Beijing (AsiaNews/Agencies) - Early next year, Chinese journalists will have to pass a new ideology exam to keep their press cards, in what reporters say is another example of the ruling Communist Party's increasing control over the media under President Xi Jinping. It is the first time reporters have been required to take such a test en masse, state media has said.
The exam will be based on a 700-page manual being sold in bookshops. The manual is peppered with directives such as "it is absolutely not permitted for published reports to feature any comments that go against the party line", and "the relationship between the party and the news media is one of leader and the led".
The impact of increased control in the past year has been chilling, half a dozen reporters at Chinese state media said, mostly on condition of anonymity to avoid repercussions for talking to the foreign media without permission. "The tightening is very obvious in newspapers that have an impact on public opinion. These days there are lots of things they aren't allowed to report," said a journalist at a current affairs magazine.
China has also intensified efforts to curb the work of foreign news organisations. Both the New York Times and Bloomberg News have not been given new journalist visas for more than a year after they published stories about the wealth of family members of former Chinese Premier Wen Jiabao and President Xi Jinping, respectively.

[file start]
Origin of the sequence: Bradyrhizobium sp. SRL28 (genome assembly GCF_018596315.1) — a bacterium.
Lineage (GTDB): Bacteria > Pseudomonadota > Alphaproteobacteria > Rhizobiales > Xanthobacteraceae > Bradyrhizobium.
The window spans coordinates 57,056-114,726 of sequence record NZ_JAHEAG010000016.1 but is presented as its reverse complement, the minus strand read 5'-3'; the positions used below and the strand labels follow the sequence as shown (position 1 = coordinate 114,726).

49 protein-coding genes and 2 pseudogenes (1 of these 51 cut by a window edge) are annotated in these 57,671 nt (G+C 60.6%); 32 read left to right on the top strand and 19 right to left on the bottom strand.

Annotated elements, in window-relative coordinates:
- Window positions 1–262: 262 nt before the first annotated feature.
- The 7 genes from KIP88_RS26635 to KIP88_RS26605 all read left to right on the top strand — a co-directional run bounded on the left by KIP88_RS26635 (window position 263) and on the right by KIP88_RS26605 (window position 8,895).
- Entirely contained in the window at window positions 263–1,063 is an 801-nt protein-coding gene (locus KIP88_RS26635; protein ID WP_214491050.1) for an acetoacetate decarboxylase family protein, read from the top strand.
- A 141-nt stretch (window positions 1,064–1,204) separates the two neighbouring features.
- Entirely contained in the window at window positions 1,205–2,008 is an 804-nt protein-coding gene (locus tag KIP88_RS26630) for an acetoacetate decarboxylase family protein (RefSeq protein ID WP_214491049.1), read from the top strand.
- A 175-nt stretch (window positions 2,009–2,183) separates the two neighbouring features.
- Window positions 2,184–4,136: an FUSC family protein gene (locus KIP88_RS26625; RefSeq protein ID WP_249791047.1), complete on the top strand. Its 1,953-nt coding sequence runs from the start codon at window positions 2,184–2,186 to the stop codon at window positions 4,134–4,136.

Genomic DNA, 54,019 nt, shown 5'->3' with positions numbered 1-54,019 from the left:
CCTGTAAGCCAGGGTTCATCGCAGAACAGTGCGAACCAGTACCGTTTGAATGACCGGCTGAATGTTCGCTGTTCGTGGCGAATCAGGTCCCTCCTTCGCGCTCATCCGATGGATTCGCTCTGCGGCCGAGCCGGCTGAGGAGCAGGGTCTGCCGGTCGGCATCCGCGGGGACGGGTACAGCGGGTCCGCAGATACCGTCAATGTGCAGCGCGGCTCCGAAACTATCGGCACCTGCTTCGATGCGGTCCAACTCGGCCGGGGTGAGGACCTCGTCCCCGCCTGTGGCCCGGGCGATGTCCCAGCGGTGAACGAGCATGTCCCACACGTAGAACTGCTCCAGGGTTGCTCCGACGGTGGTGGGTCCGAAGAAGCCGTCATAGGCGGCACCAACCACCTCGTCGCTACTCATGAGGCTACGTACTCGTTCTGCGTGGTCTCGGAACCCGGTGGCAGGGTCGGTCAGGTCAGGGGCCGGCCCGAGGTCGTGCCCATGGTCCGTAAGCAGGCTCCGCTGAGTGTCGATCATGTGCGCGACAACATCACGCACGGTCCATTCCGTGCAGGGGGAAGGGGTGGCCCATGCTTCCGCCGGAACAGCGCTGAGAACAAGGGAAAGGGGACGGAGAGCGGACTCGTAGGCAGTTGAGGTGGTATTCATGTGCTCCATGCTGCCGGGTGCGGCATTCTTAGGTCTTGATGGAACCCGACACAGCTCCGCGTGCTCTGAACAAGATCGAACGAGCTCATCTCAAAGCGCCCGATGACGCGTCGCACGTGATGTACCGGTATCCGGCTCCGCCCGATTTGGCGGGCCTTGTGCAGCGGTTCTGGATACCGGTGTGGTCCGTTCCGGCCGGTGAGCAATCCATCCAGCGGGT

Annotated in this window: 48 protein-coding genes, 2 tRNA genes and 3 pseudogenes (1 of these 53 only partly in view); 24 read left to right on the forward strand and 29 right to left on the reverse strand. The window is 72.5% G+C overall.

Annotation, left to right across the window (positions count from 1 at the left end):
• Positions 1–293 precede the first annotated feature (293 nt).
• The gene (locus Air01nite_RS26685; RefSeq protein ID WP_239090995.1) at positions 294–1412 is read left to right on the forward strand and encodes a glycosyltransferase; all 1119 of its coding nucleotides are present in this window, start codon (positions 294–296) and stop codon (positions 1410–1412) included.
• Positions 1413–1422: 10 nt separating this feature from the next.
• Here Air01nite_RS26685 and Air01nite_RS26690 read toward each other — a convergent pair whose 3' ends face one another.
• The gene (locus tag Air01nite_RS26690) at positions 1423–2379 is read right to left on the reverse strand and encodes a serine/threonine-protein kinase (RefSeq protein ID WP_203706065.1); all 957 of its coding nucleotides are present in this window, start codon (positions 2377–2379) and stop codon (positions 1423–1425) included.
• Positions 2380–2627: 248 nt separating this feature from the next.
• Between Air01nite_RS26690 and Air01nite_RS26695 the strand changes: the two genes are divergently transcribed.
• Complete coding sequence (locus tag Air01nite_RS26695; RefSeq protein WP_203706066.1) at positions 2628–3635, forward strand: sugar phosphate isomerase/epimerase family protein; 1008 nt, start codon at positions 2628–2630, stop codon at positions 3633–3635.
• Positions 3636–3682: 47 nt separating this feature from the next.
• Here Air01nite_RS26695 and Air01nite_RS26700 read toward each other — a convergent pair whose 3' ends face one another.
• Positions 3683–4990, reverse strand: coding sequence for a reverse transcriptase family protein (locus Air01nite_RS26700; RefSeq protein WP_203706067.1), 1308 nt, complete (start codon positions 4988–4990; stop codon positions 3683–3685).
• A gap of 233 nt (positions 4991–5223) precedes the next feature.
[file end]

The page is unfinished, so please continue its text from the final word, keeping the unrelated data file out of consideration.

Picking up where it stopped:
The General Administration of Press and Publication, a key media regulator, has said via state media that the aim of the exam and accompanying training is to "increase the overall quality of China's journalists and encourage them to establish socialism as their core system of values". It did not respond to questions about the exam or press freedom in China.
Traditionally, Chinese state media has been the key vehicle for party propaganda. But reforms over the past decade that have allowed greater media commercialisation and limited increases in editorial independence, combined with the rise of social media, have weakened government control, academics said. The flurry of editorials after Xi spoke to propaganda officials in August, observers say, is an evidence of concern within the party that control over public discourse was slipping. The official Beijing Daily described the party's struggle to win hearts and minds as a "fight to the death".